Loether, Paul and Penar, Dorothea. New Haven Historic Resources Inventory, Phase III: Northern New Haven. New Haven: The New Haven Preservation Trust, 1983.
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"New Haven Building Department Records." 1910-Present. On file at the New Haven Building Department, Kennedy Mitchell Hall of Records, New Haven, CT.
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New Haven Colony Historical Society. Inside New Haven's Neighborhoods. New Haven, 1982.
"New Haven Land Records." 1638-Present. On file at the New Haven Town Clerk's Office, Kennedy Mitchell Hall of Records, New Haven, CT.
Seymour, George Dudley. New Haven. New Haven: Private Printing, 1942.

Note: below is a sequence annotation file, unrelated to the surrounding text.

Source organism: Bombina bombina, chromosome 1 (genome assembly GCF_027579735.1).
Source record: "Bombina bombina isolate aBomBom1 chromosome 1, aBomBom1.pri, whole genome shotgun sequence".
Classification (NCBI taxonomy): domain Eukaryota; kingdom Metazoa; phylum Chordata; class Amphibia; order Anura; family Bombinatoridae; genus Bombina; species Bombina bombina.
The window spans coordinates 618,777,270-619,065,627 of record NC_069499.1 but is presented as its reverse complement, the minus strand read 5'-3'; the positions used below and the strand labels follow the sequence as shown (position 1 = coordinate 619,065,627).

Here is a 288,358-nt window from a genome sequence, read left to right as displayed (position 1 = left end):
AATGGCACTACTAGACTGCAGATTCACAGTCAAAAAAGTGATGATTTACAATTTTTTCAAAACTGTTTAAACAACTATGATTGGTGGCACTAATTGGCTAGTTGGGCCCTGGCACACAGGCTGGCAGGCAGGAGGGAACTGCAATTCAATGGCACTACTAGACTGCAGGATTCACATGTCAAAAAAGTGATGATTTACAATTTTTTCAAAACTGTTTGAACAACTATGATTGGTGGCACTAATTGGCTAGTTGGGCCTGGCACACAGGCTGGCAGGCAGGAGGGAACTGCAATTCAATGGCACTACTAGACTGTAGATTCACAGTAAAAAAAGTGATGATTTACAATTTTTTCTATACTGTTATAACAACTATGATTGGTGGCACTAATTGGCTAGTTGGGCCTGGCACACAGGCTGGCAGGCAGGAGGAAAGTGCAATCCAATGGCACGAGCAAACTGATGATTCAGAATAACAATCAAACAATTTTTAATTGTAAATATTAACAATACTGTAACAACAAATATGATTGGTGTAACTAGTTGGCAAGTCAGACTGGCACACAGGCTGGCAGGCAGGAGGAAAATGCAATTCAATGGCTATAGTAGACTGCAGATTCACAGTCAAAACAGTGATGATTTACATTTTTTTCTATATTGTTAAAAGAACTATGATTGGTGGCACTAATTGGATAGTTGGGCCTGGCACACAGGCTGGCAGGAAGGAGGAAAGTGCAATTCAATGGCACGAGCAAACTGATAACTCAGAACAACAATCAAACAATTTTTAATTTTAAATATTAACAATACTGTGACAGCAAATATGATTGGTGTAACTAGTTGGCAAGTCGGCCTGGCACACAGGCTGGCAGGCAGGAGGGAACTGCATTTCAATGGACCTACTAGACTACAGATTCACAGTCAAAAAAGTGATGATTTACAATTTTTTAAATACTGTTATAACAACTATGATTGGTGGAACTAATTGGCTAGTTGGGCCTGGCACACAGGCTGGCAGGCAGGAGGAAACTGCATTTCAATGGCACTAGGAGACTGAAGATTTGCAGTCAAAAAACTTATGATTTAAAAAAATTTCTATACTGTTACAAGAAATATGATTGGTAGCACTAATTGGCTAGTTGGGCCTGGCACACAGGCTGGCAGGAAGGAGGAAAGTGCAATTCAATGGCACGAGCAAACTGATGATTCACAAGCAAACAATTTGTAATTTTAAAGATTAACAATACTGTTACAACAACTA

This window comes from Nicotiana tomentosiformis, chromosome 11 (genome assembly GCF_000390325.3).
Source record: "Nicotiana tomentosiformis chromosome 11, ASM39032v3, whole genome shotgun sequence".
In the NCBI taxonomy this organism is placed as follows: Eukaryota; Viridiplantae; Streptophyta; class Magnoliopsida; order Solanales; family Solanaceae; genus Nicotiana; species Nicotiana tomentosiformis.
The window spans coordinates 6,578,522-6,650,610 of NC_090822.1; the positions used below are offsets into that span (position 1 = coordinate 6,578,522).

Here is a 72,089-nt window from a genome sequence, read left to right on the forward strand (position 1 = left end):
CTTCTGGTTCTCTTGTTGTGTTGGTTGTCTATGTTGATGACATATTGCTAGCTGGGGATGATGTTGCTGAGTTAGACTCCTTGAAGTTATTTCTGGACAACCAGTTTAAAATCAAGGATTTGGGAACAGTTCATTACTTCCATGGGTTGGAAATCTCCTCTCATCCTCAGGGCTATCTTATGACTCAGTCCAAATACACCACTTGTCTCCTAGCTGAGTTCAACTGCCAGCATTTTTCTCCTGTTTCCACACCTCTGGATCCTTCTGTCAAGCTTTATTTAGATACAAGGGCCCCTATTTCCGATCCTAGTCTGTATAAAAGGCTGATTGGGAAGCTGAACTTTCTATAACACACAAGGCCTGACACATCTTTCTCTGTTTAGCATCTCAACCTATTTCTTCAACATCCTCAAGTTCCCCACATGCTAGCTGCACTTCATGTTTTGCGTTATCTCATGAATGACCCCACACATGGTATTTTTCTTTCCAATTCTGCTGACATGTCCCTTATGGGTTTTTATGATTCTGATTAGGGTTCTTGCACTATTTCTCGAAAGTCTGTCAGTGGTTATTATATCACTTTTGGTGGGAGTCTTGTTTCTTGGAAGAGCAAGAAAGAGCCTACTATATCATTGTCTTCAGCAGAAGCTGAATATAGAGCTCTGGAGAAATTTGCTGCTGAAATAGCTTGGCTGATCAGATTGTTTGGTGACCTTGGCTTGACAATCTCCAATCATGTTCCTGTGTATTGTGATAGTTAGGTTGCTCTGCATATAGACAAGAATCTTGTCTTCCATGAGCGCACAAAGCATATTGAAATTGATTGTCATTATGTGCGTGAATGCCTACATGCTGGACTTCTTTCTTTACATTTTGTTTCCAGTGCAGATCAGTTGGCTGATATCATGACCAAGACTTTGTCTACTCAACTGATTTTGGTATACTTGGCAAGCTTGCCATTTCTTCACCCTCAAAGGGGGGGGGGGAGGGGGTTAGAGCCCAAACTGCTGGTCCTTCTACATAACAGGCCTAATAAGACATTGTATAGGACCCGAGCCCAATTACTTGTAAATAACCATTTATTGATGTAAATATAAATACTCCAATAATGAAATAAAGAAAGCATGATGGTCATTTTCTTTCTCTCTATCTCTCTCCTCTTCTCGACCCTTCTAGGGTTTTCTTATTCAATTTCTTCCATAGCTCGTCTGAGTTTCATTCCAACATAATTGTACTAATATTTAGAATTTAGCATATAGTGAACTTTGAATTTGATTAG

Maps and Atlases
Atlases of the City of New Haven, Connecticut. Philadelphia: G.M. Hopkins, 1888.
Beers, Frederick W. "Map of the City of New Haven and Fair Haven from the Records and Actual Surveys, etc." New York: Beers, Hellis and Soule, 1868. Copy on file at the New Haven Colony Historical Society.
Doolittle, Amos. "Plan of New Haven." New Haven: A. Doolittle, engraver, 1812. Copy on file at the New Haven Colony Historical Society.
Hartley and Whiteford. "Map of the City of New Haven from Actual Surveys, etc.."Philadelphia: Collins and Clark, 1851. Copy on file at the New Haven Colony Historical Society.